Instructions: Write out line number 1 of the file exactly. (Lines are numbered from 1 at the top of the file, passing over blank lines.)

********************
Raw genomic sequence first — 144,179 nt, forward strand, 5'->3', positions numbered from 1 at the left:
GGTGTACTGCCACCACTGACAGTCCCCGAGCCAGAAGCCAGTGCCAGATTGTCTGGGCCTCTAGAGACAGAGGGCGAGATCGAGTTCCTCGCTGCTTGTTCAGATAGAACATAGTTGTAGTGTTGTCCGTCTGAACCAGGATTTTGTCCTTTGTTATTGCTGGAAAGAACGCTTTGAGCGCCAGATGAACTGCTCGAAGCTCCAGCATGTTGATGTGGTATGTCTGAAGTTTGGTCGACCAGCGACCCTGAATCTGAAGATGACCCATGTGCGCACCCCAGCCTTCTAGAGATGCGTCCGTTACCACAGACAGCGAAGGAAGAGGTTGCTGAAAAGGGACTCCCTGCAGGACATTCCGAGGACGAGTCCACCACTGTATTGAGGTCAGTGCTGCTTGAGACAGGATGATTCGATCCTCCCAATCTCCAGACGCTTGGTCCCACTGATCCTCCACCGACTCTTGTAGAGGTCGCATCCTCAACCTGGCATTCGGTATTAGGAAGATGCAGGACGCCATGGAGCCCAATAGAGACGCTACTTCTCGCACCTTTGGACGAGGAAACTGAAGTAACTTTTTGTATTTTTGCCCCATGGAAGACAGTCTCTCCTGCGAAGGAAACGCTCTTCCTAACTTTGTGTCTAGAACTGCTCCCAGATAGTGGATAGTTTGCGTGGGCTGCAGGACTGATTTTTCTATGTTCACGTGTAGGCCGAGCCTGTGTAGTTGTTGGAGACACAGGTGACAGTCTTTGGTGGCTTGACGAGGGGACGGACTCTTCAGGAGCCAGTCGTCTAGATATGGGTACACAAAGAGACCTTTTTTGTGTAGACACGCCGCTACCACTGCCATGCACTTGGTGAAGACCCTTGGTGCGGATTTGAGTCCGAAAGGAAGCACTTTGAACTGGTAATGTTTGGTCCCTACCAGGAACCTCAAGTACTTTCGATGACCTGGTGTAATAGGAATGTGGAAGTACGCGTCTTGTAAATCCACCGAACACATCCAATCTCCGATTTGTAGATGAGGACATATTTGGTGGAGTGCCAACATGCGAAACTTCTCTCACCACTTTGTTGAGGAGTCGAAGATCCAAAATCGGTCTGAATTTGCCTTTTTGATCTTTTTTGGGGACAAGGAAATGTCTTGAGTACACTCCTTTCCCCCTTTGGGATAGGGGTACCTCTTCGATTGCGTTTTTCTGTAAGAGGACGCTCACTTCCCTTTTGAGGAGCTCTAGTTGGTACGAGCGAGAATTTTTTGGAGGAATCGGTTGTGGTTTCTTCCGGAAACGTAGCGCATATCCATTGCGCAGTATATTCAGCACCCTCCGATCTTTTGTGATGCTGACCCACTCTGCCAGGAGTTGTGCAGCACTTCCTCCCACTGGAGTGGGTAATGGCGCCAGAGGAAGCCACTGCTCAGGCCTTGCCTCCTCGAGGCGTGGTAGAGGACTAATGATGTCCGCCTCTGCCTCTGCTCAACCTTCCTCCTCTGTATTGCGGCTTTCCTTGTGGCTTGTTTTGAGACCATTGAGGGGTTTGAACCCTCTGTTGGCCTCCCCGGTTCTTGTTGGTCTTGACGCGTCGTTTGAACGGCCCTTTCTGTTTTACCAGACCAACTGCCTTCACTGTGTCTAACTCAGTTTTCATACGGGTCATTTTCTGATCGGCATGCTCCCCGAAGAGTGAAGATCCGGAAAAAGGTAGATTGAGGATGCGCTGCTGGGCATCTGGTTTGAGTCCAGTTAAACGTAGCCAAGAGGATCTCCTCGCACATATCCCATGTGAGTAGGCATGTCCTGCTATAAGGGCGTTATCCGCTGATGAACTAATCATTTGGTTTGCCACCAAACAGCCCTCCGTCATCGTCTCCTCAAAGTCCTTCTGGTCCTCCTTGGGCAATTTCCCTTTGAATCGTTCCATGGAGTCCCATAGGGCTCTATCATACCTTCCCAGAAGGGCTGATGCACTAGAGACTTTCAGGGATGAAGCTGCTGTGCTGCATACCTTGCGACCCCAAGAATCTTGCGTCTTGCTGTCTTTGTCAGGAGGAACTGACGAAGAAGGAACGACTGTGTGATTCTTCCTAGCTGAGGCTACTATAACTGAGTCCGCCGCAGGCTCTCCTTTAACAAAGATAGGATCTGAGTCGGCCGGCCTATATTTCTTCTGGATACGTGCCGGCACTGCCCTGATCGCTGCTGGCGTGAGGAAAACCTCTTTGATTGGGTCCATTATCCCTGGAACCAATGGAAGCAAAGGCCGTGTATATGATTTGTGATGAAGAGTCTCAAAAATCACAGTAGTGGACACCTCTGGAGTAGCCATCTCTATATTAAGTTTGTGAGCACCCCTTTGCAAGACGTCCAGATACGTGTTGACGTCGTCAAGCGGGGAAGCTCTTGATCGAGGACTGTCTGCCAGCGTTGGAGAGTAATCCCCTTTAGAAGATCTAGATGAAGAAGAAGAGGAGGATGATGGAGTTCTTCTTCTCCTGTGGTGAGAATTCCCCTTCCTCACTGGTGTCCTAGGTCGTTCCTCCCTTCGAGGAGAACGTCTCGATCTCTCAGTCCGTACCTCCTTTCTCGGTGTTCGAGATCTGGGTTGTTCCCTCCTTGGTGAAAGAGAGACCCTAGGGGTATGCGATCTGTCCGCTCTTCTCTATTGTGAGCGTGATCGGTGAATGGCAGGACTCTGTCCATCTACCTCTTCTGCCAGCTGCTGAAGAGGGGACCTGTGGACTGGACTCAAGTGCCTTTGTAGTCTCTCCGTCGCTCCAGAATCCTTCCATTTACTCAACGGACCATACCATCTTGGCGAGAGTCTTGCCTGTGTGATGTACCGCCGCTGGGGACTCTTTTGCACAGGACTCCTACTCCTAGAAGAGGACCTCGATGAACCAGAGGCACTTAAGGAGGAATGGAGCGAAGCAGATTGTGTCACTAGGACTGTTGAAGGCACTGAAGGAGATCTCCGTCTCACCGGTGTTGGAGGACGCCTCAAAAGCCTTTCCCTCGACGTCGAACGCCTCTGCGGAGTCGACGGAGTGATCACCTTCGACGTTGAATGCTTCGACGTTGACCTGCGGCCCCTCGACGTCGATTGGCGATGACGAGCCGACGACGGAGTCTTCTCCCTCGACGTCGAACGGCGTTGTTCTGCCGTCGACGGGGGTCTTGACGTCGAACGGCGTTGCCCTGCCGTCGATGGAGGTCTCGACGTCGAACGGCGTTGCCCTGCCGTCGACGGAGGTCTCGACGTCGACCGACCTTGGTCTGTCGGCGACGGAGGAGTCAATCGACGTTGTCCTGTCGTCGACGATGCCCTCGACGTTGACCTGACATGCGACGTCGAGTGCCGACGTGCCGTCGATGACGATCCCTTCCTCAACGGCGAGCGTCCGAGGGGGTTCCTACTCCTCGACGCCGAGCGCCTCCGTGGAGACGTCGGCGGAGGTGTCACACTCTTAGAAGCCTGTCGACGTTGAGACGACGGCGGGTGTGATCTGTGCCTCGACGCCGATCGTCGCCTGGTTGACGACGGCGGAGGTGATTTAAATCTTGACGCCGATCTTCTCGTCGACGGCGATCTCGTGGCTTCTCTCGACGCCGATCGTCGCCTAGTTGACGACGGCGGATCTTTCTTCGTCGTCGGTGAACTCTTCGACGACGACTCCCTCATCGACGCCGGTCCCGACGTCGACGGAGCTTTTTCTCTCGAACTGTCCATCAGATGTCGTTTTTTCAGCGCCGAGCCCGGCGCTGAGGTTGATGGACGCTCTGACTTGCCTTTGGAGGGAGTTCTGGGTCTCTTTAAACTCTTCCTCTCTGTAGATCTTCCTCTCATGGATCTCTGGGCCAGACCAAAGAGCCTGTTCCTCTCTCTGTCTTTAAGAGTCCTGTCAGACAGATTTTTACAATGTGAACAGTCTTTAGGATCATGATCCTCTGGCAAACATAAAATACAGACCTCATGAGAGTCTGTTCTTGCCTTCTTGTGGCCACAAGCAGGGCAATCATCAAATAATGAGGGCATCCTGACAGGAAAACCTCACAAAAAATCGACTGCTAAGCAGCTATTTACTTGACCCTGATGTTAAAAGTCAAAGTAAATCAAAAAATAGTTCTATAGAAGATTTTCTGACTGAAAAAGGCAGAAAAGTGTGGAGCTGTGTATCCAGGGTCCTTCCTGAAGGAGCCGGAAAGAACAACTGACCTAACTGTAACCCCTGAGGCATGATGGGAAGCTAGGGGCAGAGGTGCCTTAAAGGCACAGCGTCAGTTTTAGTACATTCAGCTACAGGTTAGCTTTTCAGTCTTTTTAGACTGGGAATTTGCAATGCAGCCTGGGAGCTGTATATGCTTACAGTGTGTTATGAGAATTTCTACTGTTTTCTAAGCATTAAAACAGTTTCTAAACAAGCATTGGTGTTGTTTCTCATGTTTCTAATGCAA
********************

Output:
Raw genomic sequence first — 144,179 nt, forward strand, 5'->3', positions numbered from 1 at the left: